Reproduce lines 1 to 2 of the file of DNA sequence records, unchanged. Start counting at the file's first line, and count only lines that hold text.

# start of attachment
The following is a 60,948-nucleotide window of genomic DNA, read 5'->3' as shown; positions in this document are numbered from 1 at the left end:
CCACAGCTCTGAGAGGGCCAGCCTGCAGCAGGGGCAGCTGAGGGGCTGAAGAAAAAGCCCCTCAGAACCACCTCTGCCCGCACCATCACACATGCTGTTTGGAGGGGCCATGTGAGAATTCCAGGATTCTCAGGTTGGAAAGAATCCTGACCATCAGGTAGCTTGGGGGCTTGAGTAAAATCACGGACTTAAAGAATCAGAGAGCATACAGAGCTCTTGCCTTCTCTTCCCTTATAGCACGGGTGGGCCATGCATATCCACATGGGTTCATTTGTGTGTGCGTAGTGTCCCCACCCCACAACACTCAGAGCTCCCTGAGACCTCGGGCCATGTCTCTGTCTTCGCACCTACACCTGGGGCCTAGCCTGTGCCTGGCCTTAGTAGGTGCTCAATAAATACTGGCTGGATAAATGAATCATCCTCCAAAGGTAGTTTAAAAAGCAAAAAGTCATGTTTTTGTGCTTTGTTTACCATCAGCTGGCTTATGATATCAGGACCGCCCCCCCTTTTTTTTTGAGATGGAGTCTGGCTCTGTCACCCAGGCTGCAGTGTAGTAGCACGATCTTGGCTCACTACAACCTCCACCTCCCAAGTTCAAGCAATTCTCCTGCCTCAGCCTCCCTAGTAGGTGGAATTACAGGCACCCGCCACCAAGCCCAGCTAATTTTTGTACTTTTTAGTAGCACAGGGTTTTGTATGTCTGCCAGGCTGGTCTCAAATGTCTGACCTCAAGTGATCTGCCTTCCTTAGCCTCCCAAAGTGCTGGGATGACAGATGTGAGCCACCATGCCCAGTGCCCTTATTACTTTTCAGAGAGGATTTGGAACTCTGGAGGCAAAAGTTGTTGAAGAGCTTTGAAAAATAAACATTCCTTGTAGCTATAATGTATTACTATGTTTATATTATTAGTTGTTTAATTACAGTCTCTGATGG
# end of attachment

The following is a 60,948-nucleotide window of genomic DNA, read 5'->3' as shown; positions in this document are numbered from 1 at the left end:
CCACAGCTCTGAGAGGGCCAGCCTGCAGCAGGGGCAGCTGAGGGGCTGAAGAAAAAGCCCCTCAGAACCACCTCTGCCCGCACCATCACACATGCTGTTTGGAGGGGCCATGTGAGAATTCCAGGATTCTCAGGTTGGAAAGAATCCTGACCATCAGGTAGCTTGGGGGCTTGAGTAAAATCACGGACTTAAAGAATCAGAGAGCATACAGAGCTCTTGCCTTCTCTTCCCTTATAGCACGGGTGGGCCATGCATATCCACATGGGTTCATTTGTGTGTGCGTAGTGTCCCCACCCCACAACACTCAGAGCTCCCTGAGACCTCGGGCCATGTCTCTGTCTTCGCACCTACACCTGGGGCCTAGCCTGTGCCTGGCCTTAGTAGGTGCTCAATAAATACTGGCTGGATAAATGAATCATCCTCCAAAGGTAGTTTAAAAAGCAAAAAGTCATGTTTTTGTGCTTTGTTTACCATCAGCTGGCTTATGATATCAGGACCGCCCCCCCTTTTTTTTTGAGATGGAGTCTGGCTCTGTCACCCAGGCTGCAGTGTAGTAGCACGATCTTGGCTCACTACAACCTCCACCTCCCAAGTTCAAGCAATTCTCCTGCCTCAGCCTCCCTAGTAGGTGGAATTACAGGCACCCGCCACCAAGCCCAGCTAATTTTTGTACTTTTTAGTAGCACAGGGTTTTGTATGTCTGCCAGGCTGGTCTCAAATGTCTGACCTCAAGTGATCTGCCTTCCTTAGCCTCCCAAAGTGCTGGGATGACAGATGTGAGCCACCATGCCCAGTGCCCTTATTACTTTTCAGAGAGGATTTGGAACTCTGGAGGCAAAAGTTGTTGAAGAGCTTTGAAAAATAAACATTCCTTGTAGCTATAATGTATTACTATGTTTATATTATTAGTTGTTTAATTACAGTCTCTGATGG